The fall college semester begins in a few weeks, and as I have been getting ready and already answering students’ questions, it occurs to me that there has been a significant change in educational opportunities since I was an undergraduate decades ago.
You can now actually major in beer.
Back in my day, we might comment humorously that some other student was majoring in beer. It was a joke, an insult, a comment on someone’s unfortunate favoring of partying over studying.
But now, it is possible for college students to look at a major declaration form and write down “beer” and not get expelled. They may call the major ‘brewing’ versus just beer to make it, um, go down easier, particularly with parents. Grand Rapids Community College has such a certificate program in beer brewing. But it is possible. Some are certificate programs or focused programs at community colleges. But around the world there are universities that offer four-year degrees in programs that set people up to become brew masters. Right here in Michigan, Kalamazoo Valley Community College and Western Michigan University collaborated on a brewing program that taps into (yes, pun intended) the sustainability movement. The sustainable craft brewing program begins this fall.
A major reason for the formalization of beer brewing as a college program of study has to do with the explosion in popularity of craft beers. The Beer Institute and National Beer Wholesalers Association recently completed a study called “BeerServes America” to show the positive economic impact this trend has had. Breaking down information by state, the study showed that in Michigan there is $6.6 billion of beer-related economic output.
Nationally, the numbers from the beer industry are significant. It provides 1.5 percent of the nation’s GDP (gross domestic product) and $48.5 billion in tax revenue at the state and federal level. Brewers gave 49,576 people their jobs in 2014. The microbrew segment alone employed more than 10,000 people.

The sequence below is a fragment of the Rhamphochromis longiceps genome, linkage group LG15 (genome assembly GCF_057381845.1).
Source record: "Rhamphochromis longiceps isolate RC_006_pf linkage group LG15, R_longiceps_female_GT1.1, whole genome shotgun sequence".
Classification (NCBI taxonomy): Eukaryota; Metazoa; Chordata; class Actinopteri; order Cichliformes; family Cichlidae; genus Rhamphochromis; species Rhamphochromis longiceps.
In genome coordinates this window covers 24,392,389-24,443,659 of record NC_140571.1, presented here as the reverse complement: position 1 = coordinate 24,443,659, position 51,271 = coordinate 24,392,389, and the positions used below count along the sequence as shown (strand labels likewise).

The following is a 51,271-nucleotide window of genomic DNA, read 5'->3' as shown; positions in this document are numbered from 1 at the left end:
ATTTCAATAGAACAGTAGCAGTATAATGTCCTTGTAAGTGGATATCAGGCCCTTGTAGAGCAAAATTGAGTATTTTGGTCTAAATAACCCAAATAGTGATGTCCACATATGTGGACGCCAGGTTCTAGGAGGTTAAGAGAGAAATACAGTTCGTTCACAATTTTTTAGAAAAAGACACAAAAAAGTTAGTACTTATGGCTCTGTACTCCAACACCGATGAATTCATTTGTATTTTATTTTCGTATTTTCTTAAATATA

I’m not sure if the study included everything related to beer brewing. But a Marne-based company called Coldbreak Brewing caters to the craft brewers need for special equipment. Apparently they have been around since 2004, but intend to expand to meet market demand. So there’s money to be made not just in brewing, but in making and selling brewing equipment. Maybe there’s opportunity for students to double major in engineering and beer.
Michigan is 8th in the nation in the number of beer-related jobs, and sixth in the number of craft breweries. In 2014, at last count, there were 159 craft breweries in the state. More have been added locally just recently, with the introduction of Dutch Girl Brewery added to Odd Side Ales and Old Boys to the Tri-Cities beer landscape. There is also a new brewery in Allendale, dangerously close to campus and student housing.
I’m actually not sure how I feel about all of this. As a professor advertising and public relations, I see the opportunities for some of my students to get work in the promotion of microbrews as well as the public affairs work that will be necessary for the industry. But I also worry a bit about some students being drawn to a different major for less than scholarly reasons. Already we have too many students who choose a college program because it sounds easy, fun, or familiar. Could the possibility of a major in beer be detrimental to intellectual diversity?
On the other hand, the academic interest in beer is simply a response to a social trend and a burgeoning market need. As the reports show, there are jobs and careers to be had in this industry. Also, do we want our microbrews produced by some hobbyist or by an educated beer master who has a scholarly conception of the science of fermentation?
I’ll have to see how all of this plays out. I may overhear conversations like this if the popularity of beer continues: “so you’re a beer major!? What is your roommate?” “Oh, he’s just pre-med.”
Or, I may have my own interesting conversations during office hours. To the student struggling with the rigors of theoretical application and the writing demands in the advertising and public relations program, I may be tempted to offer this advice: “have you considered majoring in beer?”